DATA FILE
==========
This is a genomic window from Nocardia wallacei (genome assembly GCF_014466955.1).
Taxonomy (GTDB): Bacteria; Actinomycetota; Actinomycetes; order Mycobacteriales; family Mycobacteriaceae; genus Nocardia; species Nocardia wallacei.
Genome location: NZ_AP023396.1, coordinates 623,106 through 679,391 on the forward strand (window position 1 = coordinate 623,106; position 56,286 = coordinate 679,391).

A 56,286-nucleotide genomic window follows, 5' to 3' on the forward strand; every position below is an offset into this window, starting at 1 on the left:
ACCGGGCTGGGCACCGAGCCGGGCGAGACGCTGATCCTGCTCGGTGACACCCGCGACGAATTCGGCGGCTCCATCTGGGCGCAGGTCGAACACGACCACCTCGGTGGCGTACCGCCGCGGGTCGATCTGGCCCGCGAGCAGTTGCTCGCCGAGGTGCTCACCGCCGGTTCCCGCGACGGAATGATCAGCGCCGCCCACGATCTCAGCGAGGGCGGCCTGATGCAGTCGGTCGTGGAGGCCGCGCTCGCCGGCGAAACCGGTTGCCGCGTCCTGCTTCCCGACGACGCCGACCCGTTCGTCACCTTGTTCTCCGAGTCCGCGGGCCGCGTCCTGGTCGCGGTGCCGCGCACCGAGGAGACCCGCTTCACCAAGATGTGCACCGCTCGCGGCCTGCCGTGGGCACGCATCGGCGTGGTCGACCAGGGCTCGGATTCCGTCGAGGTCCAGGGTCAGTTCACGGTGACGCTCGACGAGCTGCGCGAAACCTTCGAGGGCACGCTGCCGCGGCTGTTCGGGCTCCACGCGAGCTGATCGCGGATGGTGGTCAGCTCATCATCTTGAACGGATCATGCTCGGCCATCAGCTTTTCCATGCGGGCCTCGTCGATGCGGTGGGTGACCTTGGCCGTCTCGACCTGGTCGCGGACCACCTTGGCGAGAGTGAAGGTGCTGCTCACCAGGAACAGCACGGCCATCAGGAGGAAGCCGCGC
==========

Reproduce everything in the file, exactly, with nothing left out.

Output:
This is a genomic window from Nocardia wallacei (genome assembly GCF_014466955.1).
Taxonomy (GTDB): Bacteria; Actinomycetota; Actinomycetes; order Mycobacteriales; family Mycobacteriaceae; genus Nocardia; species Nocardia wallacei.
Genome location: NZ_AP023396.1, coordinates 623,106 through 679,391 on the forward strand (window position 1 = coordinate 623,106; position 56,286 = coordinate 679,391).

A 56,286-nucleotide genomic window follows, 5' to 3' on the forward strand; every position below is an offset into this window, starting at 1 on the left:
ACCGGGCTGGGCACCGAGCCGGGCGAGACGCTGATCCTGCTCGGTGACACCCGCGACGAATTCGGCGGCTCCATCTGGGCGCAGGTCGAACACGACCACCTCGGTGGCGTACCGCCGCGGGTCGATCTGGCCCGCGAGCAGTTGCTCGCCGAGGTGCTCACCGCCGGTTCCCGCGACGGAATGATCAGCGCCGCCCACGATCTCAGCGAGGGCGGCCTGATGCAGTCGGTCGTGGAGGCCGCGCTCGCCGGCGAAACCGGTTGCCGCGTCCTGCTTCCCGACGACGCCGACCCGTTCGTCACCTTGTTCTCCGAGTCCGCGGGCCGCGTCCTGGTCGCGGTGCCGCGCACCGAGGAGACCCGCTTCACCAAGATGTGCACCGCTCGCGGCCTGCCGTGGGCACGCATCGGCGTGGTCGACCAGGGCTCGGATTCCGTCGAGGTCCAGGGTCAGTTCACGGTGACGCTCGACGAGCTGCGCGAAACCTTCGAGGGCACGCTGCCGCGGCTGTTCGGGCTCCACGCGAGCTGATCGCGGATGGTGGTCAGCTCATCATCTTGAACGGATCATGCTCGGCCATCAGCTTTTCCATGCGGGCCTCGTCGATGCGGTGGGTGACCTTGGCCGTCTCGACCTGGTCGCGGACCACCTTGGCGAGAGTGAAGGTGCTGCTCACCAGGAACAGCACGGCCATCAGGAGGAAGCCGCGC